How to Navigate the Wide World of Bitters



Sometimes in life, having too many choices can be overwhelming. In the bar world, this is true for bitters beginners.

“There is just a giant amount of bitters out there right now for bartenders,” said Michael Page, Breakthru Beverage Development Specialist. “It’s kind of like gin where people are just geeking out over all of the available flavors and styles.”

With the recent explosion of the craft cocktail scene, training bar staff on how to build their bitters arsenal has been an ongoing task for Page. Some bitters brands available today have a seemingly endless range of flavors, which is very useful for savvy, seasoned and most of all, creative mixologists.

However, with this huge portfolio of potent potables, where would a budding bartender begin? We asked Page for some help.

Understand Flavor First

Michael Page: Before you even get started with bitters, you need to understand how certain bitter flavors react with various other flavors you’ll get from the base spirit or other ingredients.

What you need to understand first is that a bitter is a seasoning, not a main driver of a desired flavor in the cocktail.

If you want a cherry flavored cocktail, then cherry bitters would be a supporting player to other cherry liqueurs, cherry flavored spirit, or, quite possibly, just a good old-fashioned cherry.

I always recommend people pick up a copy of The Flavor Bible. Spending time reading how different flavors interact with each other, as well as learning how your drink will interact with certain foods, is an important thing to do and will help you build confidence behind the bar.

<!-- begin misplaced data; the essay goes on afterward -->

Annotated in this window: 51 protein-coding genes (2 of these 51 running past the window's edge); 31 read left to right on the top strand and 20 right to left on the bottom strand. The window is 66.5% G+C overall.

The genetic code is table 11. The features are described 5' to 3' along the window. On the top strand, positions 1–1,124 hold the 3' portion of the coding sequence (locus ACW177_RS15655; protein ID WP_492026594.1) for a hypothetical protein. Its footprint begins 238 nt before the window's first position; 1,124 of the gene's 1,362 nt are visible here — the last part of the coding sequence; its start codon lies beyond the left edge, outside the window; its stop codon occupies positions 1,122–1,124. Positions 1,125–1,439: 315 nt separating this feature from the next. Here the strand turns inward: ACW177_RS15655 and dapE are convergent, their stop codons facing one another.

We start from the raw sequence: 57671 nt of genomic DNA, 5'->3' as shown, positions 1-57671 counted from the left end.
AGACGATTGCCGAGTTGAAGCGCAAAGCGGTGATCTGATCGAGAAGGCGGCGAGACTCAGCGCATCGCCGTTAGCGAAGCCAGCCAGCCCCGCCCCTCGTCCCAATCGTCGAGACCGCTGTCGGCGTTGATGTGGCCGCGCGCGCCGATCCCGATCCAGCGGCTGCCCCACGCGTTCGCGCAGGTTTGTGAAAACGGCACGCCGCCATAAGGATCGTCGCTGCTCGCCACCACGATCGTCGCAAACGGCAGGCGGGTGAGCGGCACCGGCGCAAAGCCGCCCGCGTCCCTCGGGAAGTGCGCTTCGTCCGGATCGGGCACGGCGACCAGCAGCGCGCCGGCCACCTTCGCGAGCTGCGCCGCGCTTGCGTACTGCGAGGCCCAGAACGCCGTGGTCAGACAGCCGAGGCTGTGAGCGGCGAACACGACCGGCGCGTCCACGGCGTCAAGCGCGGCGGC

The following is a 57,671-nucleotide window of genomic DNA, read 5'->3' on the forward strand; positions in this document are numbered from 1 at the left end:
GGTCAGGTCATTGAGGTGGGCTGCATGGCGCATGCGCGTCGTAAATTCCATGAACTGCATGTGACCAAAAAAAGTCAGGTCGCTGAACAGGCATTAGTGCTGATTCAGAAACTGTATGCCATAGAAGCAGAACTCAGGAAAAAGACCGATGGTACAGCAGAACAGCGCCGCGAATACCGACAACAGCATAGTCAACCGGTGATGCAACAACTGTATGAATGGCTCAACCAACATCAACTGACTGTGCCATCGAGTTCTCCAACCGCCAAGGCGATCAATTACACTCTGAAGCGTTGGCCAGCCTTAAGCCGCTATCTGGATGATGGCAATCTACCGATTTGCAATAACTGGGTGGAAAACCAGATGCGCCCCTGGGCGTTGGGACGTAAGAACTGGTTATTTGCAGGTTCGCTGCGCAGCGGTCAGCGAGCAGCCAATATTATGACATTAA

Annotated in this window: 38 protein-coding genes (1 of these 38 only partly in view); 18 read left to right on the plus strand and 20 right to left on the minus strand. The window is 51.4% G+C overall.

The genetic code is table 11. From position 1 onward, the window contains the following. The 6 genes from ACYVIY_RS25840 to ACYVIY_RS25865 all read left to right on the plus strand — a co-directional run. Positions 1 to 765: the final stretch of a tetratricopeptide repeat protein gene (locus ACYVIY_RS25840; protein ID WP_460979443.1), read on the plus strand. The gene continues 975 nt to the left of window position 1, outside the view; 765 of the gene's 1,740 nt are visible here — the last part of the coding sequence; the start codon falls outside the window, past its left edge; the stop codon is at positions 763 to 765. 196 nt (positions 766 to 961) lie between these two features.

Getting Started

Simplicity is the key, so I tell people to pick one kind of bitters and get really good with just that one. Trying to master a variety of different styles right off the bat is just too much.

mixologist dripping bitters into an empty highball cocktail glass on a steel counter

Pick one and get comfortable making a variety of drinks with it. Maybe it’s an aromatic bitter, which is rich and spicy, and you learn to make some killer whiskey or rum cocktails with it. Then pick a second one, maybe a fruit-forward bitter, and learn how to make some really great gin or vodka cocktails with it. Then a third, and so on.

Don’t grab an entire lineup of different bitter flavors when you’ve never comfortably used them before. Starting slow is key.

Note: Check out our breakdown of different styles of bitters.

Don’t Go All In Right Away on a Cocktail

A quick way to burn through your inventory is to build an entire cocktail before taste testing it, especially when experimenting with bitters. Taste the bitters by itself first, then taste the other ingredients solo as well, and get a sense of how they are interacting on your palate. It’s a much more efficient test than just teeing up a cocktail and taking a sip.

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